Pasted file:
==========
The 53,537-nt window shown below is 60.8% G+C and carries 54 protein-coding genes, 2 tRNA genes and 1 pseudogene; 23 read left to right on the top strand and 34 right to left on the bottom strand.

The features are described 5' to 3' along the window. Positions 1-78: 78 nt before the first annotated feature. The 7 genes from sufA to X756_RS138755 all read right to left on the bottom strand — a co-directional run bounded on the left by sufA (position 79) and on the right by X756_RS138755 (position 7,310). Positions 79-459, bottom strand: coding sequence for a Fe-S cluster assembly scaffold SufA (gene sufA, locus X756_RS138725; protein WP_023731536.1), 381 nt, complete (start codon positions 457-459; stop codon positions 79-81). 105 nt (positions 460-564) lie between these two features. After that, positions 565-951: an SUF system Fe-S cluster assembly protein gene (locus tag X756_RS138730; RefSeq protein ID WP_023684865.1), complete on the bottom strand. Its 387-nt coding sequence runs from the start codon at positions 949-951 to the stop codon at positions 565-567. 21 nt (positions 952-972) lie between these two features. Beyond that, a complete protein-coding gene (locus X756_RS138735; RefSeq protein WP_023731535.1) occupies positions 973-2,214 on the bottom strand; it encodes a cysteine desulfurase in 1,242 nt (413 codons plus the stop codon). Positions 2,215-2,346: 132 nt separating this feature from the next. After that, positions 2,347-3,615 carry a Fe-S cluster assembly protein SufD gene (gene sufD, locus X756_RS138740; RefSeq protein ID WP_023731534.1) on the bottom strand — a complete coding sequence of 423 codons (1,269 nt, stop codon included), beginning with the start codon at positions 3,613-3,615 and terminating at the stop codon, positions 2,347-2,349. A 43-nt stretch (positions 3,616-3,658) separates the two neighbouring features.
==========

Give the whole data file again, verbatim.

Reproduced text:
The 53,537-nt window shown below is 60.8% G+C and carries 54 protein-coding genes, 2 tRNA genes and 1 pseudogene; 23 read left to right on the top strand and 34 right to left on the bottom strand.

The features are described 5' to 3' along the window. Positions 1-78: 78 nt before the first annotated feature. The 7 genes from sufA to X756_RS138755 all read right to left on the bottom strand — a co-directional run bounded on the left by sufA (position 79) and on the right by X756_RS138755 (position 7,310). Positions 79-459, bottom strand: coding sequence for a Fe-S cluster assembly scaffold SufA (gene sufA, locus X756_RS138725; protein WP_023731536.1), 381 nt, complete (start codon positions 457-459; stop codon positions 79-81). 105 nt (positions 460-564) lie between these two features. After that, positions 565-951: an SUF system Fe-S cluster assembly protein gene (locus tag X756_RS138730; RefSeq protein ID WP_023684865.1), complete on the bottom strand. Its 387-nt coding sequence runs from the start codon at positions 949-951 to the stop codon at positions 565-567. 21 nt (positions 952-972) lie between these two features. Beyond that, a complete protein-coding gene (locus X756_RS138735; RefSeq protein WP_023731535.1) occupies positions 973-2,214 on the bottom strand; it encodes a cysteine desulfurase in 1,242 nt (413 codons plus the stop codon). Positions 2,215-2,346: 132 nt separating this feature from the next. After that, positions 2,347-3,615 carry a Fe-S cluster assembly protein SufD gene (gene sufD, locus X756_RS138740; RefSeq protein ID WP_023731534.1) on the bottom strand — a complete coding sequence of 423 codons (1,269 nt, stop codon included), beginning with the start codon at positions 3,613-3,615 and terminating at the stop codon, positions 2,347-2,349. A 43-nt stretch (positions 3,616-3,658) separates the two neighbouring features.